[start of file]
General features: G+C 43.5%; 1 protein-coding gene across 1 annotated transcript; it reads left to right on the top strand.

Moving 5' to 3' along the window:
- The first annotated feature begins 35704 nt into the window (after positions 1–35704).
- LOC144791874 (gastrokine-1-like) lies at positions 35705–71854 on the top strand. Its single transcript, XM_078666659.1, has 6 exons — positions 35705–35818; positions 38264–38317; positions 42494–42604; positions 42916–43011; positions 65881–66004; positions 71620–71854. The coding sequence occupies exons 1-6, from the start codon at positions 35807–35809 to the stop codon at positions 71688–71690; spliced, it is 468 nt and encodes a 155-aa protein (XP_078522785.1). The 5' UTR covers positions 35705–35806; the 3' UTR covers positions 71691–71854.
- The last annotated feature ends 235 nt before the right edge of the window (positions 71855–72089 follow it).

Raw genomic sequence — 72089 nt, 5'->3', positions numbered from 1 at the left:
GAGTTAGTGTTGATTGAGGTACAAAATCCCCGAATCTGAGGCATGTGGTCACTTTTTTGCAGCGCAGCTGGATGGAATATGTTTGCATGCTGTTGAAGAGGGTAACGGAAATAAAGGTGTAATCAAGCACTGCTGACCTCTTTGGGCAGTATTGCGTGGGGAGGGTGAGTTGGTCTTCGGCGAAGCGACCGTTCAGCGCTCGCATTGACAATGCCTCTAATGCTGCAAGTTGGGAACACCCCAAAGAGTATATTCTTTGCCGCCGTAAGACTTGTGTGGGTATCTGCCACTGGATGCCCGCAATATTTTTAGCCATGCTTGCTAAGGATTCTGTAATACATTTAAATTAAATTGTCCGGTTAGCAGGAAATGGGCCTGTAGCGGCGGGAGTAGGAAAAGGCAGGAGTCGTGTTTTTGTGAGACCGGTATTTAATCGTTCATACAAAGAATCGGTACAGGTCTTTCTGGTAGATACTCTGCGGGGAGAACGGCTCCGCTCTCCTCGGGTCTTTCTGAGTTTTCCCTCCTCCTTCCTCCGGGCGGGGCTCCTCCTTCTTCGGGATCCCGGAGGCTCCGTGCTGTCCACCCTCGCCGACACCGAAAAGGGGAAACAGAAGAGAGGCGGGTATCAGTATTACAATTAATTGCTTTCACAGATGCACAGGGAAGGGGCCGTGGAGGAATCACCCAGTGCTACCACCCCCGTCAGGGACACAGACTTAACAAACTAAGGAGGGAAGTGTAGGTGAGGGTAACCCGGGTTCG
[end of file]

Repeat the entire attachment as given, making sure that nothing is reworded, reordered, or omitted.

General features: G+C 43.5%; 1 protein-coding gene across 1 annotated transcript; it reads left to right on the top strand.

Moving 5' to 3' along the window:
- The first annotated feature begins 35704 nt into the window (after positions 1–35704).
- LOC144791874 (gastrokine-1-like) lies at positions 35705–71854 on the top strand. Its single transcript, XM_078666659.1, has 6 exons — positions 35705–35818; positions 38264–38317; positions 42494–42604; positions 42916–43011; positions 65881–66004; positions 71620–71854. The coding sequence occupies exons 1-6, from the start codon at positions 35807–35809 to the stop codon at positions 71688–71690; spliced, it is 468 nt and encodes a 155-aa protein (XP_078522785.1). The 5' UTR covers positions 35705–35806; the 3' UTR covers positions 71691–71854.
- The last annotated feature ends 235 nt before the right edge of the window (positions 71855–72089 follow it).

Raw genomic sequence — 72089 nt, 5'->3', positions numbered from 1 at the left:
GAGTTAGTGTTGATTGAGGTACAAAATCCCCGAATCTGAGGCATGTGGTCACTTTTTTGCAGCGCAGCTGGATGGAATATGTTTGCATGCTGTTGAAGAGGGTAACGGAAATAAAGGTGTAATCAAGCACTGCTGACCTCTTTGGGCAGTATTGCGTGGGGAGGGTGAGTTGGTCTTCGGCGAAGCGACCGTTCAGCGCTCGCATTGACAATGCCTCTAATGCTGCAAGTTGGGAACACCCCAAAGAGTATATTCTTTGCCGCCGTAAGACTTGTGTGGGTATCTGCCACTGGATGCCCGCAATATTTTTAGCCATGCTTGCTAAGGATTCTGTAATACATTTAAATTAAATTGTCCGGTTAGCAGGAAATGGGCCTGTAGCGGCGGGAGTAGGAAAAGGCAGGAGTCGTGTTTTTGTGAGACCGGTATTTAATCGTTCATACAAAGAATCGGTACAGGTCTTTCTGGTAGATACTCTGCGGGGAGAACGGCTCCGCTCTCCTCGGGTCTTTCTGAGTTTTCCCTCCTCCTTCCTCCGGGCGGGGCTCCTCCTTCTTCGGGATCCCGGAGGCTCCGTGCTGTCCACCCTCGCCGACACCGAAAAGGGGAAACAGAAGAGAGGCGGGTATCAGTATTACAATTAATTGCTTTCACAGATGCACAGGGAAGGGGCCGTGGAGGAATCACCCAGTGCTACCACCCCCGTCAGGGACACAGACTTAACAAACTAAGGAGGGAAGTGTAGGTGAGGGTAACCCGGGTTCG